Posts Tagged ‘canvas’

Drag Out Images and Canvas With Filenames

Thursday, May 10th, 2012

It can be annoying that when you drag out images of a browser window, they are named png.png (or something equally useless). I was playing around with fixing this – it is a little inconvenience in my CSS Sprite Generator that would be nice to have working (naming the file based on their input). Here is what I came up with (no library dependancies):

function dragoutImages() {
    if (!document.addEventListener) {
    document.addEventListener("dragstart", function(e) {
        var element =;
        var src;
        if (element.tagName === "IMG" && element.src.indexOf("data:") === 0) {
            src = element.src;
        if (element.tagName === "CANVAS") {
            try {
                src = element.toDataURL();
            catch(e) {  }
        if (src) {
            var name = element.getAttribute("alt") || "download";
            var mime = src.split(";")[0].split("data:")[1];
            var ext = mime.split("/")[1] || "png";
            var download = mime + ":" + name + "." + ext + ":" + src;
            e.dataTransfer.setData("DownloadURL", download);   
    }, false);

You just need to specify the alt attribute on the image or canvas to specify your name (along with the draggable attribute on canvas elements) and the script should handle the rest.

Browser Support

I am not 100% sure on browser support. This used to be Chrome only according to this HTML5rocks article, but maybe other browsers have picked it up by now. It is a neat little addition when available though.


See the full demo: drag out images with custom file name. This shows the ability to drag out both image and canvas tags.

On this page, you should be able to drag out the following colorpicker screenshot, which will be called spectrum.png.


Gradient Generator

Wednesday, April 18th, 2012

I have been working a browser based gradient generator. I’ve never had the best experience using gradient generators, so I decided to see if I could do better.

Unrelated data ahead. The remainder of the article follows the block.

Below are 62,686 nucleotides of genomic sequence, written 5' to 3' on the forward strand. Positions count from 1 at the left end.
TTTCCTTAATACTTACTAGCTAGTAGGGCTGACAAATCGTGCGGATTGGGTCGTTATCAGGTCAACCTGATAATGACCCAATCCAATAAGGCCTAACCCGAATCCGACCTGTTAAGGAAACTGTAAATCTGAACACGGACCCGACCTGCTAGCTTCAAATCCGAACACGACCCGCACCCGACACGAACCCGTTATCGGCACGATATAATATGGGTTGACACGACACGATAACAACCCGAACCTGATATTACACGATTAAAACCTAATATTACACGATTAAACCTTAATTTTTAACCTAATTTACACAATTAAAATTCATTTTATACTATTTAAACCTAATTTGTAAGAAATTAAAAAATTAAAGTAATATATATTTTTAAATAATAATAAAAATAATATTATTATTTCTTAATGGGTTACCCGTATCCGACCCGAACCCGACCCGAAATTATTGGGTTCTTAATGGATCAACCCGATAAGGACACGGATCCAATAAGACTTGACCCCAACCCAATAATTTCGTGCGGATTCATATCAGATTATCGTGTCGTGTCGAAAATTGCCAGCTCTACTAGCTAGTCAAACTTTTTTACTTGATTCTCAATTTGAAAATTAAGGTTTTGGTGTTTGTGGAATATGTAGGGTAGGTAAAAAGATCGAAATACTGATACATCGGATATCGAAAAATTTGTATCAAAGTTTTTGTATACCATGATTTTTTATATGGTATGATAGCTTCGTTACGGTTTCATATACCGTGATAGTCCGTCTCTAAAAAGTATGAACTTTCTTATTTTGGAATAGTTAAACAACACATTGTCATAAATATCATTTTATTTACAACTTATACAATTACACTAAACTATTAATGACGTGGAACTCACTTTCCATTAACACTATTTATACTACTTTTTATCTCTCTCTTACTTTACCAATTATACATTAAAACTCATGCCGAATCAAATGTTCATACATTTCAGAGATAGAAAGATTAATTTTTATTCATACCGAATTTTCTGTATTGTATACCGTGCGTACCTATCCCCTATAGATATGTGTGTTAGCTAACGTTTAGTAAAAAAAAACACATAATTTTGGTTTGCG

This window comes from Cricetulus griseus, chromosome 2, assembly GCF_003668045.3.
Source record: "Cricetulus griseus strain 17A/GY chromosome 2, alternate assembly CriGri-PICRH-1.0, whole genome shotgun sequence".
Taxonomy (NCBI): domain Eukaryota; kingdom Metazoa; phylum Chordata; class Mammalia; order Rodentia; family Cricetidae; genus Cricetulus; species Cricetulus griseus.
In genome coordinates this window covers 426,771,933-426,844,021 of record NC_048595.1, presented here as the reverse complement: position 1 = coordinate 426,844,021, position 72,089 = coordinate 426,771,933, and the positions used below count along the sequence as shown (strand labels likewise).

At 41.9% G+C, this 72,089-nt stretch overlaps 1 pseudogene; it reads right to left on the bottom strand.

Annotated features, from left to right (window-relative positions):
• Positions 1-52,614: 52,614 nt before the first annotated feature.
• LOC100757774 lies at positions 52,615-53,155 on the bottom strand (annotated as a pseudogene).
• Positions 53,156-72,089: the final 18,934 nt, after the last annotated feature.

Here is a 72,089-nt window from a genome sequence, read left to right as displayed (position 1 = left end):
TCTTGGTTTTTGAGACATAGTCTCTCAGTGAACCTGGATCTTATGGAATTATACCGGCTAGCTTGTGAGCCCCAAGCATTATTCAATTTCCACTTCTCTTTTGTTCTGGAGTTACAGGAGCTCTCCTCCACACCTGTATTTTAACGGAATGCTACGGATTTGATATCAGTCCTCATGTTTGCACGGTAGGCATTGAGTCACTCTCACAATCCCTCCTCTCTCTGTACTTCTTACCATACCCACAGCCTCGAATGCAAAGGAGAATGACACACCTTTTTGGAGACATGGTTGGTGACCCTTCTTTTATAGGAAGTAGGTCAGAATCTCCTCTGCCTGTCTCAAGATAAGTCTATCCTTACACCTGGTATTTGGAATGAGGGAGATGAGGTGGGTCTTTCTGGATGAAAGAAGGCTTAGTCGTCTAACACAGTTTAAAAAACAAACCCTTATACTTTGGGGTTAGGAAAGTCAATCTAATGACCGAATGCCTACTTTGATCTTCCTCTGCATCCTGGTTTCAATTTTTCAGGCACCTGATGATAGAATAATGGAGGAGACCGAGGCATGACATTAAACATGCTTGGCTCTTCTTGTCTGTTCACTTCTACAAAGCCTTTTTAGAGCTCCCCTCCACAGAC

It is a prototype right now (a weekend project), but I am hoping to do more with it as time permits.


  • It outputs to CSS, Canvas, and SVG
  • Allows for separate color and alpha stops
  • Keyboard support (left, shift+left, right, shift+right, ctrl+c, ctrl+v)
  • You can Copy/Paste current stop
  • Undo/Redo
  • Easily sharable URLs with the hash tag Example gradient or a GET parameter (Example with GET parameter).
  • Local Storage Support to keep track of your work
  • Potential Future Features

    • Support for radial gradients
    • Cross browser CSS output
    • Saving your gradients to server
    • Multiple layers for stacked gradients
    • More CSS 3 effect generators (box shadows, rounded corners, etc) built into the UI
    • Any other ideas? Leave a comment or tweet them to @bgrins!

    I haven’t come up with a better name yet, so check it out here:!

    Gradient Generator Screenshot

Instant Sprite – CSS Sprite Generator

Friday, November 19th, 2010

I’ve been working on a project to make generating CSS Sprites faster and easier. It is called Instant Sprite, and available at You can drop the images right into the browser (or open them up in a file input) and it generates the sprite in the browser, with no file uploads. You can check it out and use some sample images provided if you don’t have any images available.

Instant Sprite uses HTML Canvas and the FileReader interface to read images from your hard drive – this prevents you from having to zip up all the images before passing them off to the sprite generator. You can also preview your changes to CSS tweaks in real time, so you don’t have to resubmit if the file match regex isn’t doing what you want.

I’d like to give credit to Aaron Barker for helping out with a lot of feedback and UI suggestions.

I made it for myself so that generating sprites was easier, but put it online because I think it might be useful to others, too.